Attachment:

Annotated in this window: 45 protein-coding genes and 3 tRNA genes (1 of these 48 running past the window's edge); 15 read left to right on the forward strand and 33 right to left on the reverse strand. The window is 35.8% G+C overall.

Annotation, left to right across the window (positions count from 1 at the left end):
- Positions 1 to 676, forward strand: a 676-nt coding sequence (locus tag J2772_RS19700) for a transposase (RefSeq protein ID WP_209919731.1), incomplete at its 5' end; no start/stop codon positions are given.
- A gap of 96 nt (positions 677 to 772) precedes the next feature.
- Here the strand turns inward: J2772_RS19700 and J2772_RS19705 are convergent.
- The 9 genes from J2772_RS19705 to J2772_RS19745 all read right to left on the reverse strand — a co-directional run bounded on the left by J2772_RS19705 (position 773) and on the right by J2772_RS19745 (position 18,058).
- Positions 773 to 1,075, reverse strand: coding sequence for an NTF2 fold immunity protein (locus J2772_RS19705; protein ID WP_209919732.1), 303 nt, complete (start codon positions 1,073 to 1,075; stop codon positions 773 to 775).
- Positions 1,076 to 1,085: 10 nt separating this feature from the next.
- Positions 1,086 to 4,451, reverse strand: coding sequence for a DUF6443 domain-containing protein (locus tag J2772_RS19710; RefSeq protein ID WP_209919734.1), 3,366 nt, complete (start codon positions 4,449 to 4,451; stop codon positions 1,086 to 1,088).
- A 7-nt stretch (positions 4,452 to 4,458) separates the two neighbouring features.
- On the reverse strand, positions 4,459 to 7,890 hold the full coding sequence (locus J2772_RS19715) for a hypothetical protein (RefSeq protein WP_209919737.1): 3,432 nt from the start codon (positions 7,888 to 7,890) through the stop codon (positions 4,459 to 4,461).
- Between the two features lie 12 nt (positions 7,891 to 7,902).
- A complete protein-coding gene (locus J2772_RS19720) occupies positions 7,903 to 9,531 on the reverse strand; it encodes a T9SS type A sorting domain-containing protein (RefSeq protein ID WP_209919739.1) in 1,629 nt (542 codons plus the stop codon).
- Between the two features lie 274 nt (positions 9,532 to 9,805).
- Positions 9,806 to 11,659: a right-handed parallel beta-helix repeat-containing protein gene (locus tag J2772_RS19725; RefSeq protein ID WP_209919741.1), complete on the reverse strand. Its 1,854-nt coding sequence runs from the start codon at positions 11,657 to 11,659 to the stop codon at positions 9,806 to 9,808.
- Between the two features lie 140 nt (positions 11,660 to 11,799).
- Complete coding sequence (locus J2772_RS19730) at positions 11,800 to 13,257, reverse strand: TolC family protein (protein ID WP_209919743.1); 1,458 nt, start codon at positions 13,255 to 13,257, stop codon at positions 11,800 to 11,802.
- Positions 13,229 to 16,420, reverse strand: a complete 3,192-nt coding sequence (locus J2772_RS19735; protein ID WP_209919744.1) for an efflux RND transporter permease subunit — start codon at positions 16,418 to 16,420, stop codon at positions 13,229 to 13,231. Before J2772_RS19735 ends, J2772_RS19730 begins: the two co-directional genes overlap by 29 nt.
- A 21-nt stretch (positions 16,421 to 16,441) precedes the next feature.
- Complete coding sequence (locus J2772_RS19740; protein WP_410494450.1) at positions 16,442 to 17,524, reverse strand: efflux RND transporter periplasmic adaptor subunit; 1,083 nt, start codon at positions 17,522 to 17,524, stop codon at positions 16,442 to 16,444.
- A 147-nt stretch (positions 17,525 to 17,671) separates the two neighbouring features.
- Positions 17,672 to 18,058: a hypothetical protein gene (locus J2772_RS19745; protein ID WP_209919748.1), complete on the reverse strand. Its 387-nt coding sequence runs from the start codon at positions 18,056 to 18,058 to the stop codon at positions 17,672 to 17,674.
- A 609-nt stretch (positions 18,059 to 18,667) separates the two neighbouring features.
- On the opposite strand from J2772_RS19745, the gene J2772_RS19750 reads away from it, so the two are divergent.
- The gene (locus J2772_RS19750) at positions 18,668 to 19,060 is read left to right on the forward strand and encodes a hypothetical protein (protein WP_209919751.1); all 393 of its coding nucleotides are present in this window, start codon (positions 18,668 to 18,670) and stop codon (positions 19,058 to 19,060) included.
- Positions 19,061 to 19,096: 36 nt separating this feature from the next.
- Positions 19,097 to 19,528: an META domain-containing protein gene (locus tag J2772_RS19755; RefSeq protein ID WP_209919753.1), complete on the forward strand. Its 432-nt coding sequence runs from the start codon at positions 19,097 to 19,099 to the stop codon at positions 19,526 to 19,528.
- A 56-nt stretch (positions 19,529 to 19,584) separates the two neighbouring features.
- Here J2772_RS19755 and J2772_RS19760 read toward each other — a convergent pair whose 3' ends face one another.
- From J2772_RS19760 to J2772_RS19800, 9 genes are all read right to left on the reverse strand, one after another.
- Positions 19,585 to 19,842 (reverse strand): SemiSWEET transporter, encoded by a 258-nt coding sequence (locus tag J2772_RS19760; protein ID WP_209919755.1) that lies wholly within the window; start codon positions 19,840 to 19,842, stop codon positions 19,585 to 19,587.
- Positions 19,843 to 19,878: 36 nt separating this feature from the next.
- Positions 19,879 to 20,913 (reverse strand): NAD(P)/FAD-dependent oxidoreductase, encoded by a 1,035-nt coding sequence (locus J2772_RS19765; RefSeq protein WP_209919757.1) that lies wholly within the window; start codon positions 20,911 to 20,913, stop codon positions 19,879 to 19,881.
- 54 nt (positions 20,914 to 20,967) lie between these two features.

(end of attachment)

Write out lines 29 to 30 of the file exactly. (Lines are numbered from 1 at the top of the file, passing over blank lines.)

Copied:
- Here J2772_RS19755 and J2772_RS19760 read toward each other — a convergent pair whose 3' ends face one another.
- From J2772_RS19760 to J2772_RS19800, 9 genes are all read right to left on the reverse strand, one after another.